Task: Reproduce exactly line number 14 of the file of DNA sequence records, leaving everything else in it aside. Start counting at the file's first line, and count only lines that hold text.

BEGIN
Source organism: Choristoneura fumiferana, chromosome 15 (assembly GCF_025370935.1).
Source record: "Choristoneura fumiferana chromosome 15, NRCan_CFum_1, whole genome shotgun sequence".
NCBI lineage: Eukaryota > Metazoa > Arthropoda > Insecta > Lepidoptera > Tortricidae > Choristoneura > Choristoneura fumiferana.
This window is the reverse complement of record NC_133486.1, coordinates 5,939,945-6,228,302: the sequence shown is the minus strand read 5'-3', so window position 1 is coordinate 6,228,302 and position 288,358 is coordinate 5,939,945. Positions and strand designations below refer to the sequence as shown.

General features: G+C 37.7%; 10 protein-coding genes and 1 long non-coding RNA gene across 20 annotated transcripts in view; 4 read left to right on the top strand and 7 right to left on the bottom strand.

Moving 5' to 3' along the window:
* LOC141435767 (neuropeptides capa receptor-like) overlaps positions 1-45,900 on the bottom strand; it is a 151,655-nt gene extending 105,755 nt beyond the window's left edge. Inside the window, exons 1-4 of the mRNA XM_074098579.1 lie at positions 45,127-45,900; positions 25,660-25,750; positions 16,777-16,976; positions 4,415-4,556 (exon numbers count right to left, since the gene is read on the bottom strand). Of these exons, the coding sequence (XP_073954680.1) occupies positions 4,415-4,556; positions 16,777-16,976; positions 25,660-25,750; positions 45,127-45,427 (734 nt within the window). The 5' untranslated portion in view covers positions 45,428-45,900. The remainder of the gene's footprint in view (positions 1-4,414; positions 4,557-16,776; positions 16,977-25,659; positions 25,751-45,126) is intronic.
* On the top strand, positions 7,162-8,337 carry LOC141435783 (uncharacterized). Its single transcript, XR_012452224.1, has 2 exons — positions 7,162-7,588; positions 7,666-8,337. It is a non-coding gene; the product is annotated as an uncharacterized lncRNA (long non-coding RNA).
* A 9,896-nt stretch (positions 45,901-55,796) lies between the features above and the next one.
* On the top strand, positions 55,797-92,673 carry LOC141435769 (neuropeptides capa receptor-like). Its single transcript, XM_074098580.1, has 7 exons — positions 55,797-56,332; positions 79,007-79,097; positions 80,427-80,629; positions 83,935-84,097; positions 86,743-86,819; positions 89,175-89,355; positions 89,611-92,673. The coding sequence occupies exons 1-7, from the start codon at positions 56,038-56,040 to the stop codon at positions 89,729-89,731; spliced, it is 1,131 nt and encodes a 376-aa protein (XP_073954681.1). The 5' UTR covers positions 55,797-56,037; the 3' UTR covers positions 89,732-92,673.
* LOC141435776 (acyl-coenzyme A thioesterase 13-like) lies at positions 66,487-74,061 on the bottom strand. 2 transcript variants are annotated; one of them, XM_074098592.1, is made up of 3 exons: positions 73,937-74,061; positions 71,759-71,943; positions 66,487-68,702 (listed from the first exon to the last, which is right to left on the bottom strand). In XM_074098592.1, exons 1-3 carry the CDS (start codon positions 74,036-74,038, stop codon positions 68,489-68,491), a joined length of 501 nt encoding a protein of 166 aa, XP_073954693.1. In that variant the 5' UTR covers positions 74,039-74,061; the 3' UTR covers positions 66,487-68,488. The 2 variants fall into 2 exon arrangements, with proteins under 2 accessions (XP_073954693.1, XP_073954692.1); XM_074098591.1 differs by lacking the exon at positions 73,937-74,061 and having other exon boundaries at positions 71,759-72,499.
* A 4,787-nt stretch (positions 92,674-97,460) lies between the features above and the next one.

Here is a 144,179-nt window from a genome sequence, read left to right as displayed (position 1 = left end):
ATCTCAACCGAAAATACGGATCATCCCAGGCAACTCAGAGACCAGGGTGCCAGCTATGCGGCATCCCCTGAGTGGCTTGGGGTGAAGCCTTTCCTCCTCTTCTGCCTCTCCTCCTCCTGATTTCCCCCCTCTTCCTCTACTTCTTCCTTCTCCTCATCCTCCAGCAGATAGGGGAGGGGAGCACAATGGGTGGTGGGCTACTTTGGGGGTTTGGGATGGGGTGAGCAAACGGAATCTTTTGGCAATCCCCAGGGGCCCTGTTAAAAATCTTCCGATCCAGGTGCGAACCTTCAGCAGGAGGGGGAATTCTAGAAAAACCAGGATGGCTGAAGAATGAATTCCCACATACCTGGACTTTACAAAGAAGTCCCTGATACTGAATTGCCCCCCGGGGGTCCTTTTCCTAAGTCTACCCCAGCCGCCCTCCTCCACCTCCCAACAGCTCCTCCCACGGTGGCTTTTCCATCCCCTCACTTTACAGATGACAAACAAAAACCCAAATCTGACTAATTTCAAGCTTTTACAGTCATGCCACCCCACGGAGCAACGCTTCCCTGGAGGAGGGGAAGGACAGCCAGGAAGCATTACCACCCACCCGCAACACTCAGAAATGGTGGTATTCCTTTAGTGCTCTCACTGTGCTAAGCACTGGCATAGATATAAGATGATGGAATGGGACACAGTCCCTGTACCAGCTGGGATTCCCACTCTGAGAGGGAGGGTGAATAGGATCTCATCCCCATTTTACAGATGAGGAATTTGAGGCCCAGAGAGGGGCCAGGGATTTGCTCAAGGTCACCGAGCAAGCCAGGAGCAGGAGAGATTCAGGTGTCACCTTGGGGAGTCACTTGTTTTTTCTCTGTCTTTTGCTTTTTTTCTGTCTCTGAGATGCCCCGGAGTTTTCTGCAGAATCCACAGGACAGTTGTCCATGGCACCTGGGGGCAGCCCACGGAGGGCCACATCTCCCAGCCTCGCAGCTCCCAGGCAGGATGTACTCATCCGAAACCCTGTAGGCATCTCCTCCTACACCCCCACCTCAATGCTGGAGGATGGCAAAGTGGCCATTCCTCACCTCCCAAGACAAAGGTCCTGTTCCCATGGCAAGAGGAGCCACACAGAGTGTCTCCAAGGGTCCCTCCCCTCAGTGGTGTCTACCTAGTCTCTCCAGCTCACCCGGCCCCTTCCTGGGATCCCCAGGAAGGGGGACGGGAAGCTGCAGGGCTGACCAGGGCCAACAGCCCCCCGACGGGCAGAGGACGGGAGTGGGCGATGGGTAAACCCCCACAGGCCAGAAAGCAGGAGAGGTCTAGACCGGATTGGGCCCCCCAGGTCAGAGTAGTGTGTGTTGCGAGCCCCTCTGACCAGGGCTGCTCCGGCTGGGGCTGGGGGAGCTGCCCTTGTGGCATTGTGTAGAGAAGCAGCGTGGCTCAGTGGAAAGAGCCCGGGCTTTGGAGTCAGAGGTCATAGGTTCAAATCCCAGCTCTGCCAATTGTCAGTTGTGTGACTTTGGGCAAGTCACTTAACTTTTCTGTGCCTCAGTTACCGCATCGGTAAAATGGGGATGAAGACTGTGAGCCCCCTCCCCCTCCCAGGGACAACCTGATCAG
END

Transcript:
ATCTCAACCGAAAATACGGATCATCCCAGGCAACTCAGAGACCAGGGTGCCAGCTATGCGGCATCCCCTGAGTGGCTTGGGGTGAAGCCTTTCCTCCTCTTCTGCCTCTCCTCCTCCTGATTTCCCCCCTCTTCCTCTACTTCTTCCTTCTCCTCATCCTCCAGCAGATAGGGGAGGGGAGCACAATGGGTGGTGGGCTACTTTGGGGGTTTGGGATGGGGTGAGCAAACGGAATCTTTTGGCAATCCCCAGGGGCCCTGTTAAAAATCTTCCGATCCAGGTGCGAACCTTCAGCAGGAGGGGGAATTCTAGAAAAACCAGGATGGCTGAAGAATGAATTCCCACATACCTGGACTTTACAAAGAAGTCCCTGATACTGAATTGCCCCCCGGGGGTCCTTTTCCTAAGTCTACCCCAGCCGCCCTCCTCCACCTCCCAACAGCTCCTCCCACGGTGGCTTTTCCATCCCCTCACTTTACAGATGACAAACAAAAACCCAAATCTGACTAATTTCAAGCTTTTACAGTCATGCCACCCCACGGAGCAACGCTTCCCTGGAGGAGGGGAAGGACAGCCAGGAAGCATTACCACCCACCCGCAACACTCAGAAATGGTGGTATTCCTTTAGTGCTCTCACTGTGCTAAGCACTGGCATAGATATAAGATGATGGAATGGGACACAGTCCCTGTACCAGCTGGGATTCCCACTCTGAGAGGGAGGGTGAATAGGATCTCATCCCCATTTTACAGATGAGGAATTTGAGGCCCAGAGAGGGGCCAGGGATTTGCTCAAGGTCACCGAGCAAGCCAGGAGCAGGAGAGATTCAGGTGTCACCTTGGGGAGTCACTTGTTTTTTCTCTGTCTTTTGCTTTTTTTCTGTCTCTGAGATGCCCCGGAGTTTTCTGCAGAATCCACAGGACAGTTGTCCATGGCACCTGGGGGCAGCCCACGGAGGGCCACATCTCCCAGCCTCGCAGCTCCCAGGCAGGATGTACTCATCCGAAACCCTGTAGGCATCTCCTCCTACACCCCCACCTCAATGCTGGAGGATGGCAAAGTGGCCATTCCTCACCTCCCAAGACAAAGGTCCTGTTCCCATGGCAAGAGGAGCCACACAGAGTGTCTCCAAGGGTCCCTCCCCTCAGTGGTGTCTACCTAGTCTCTCCAGCTCACCCGGCCCCTTCCTGGGATCCCCAGGAAGGGGGACGGGAAGCTGCAGGGCTGACCAGGGCCAACAGCCCCCCGACGGGCAGAGGACGGGAGTGGGCGATGGGTAAACCCCCACAGGCCAGAAAGCAGGAGAGGTCTAGACCGGATTGGGCCCCCCAGGTCAGAGTAGTGTGTGTTGCGAGCCCCTCTGACCAGGGCTGCTCCGGCTGGGGCTGGGGGAGCTGCCCTTGTGGCATTGTGTAGAGAAGCAGCGTGGCTCAGTGGAAAGAGCCCGGGCTTTGGAGTCAGAGGTCATAGGTTCAAATCCCAGCTCTGCCAATTGTCAGTTGTGTGACTTTGGGCAAGTCACTTAACTTTTCTGTGCCTCAGTTACCGCATCGGTAAAATGGGGATGAAGACTGTGAGCCCCCTCCCCCTCCCAGGGACAACCTGATCAG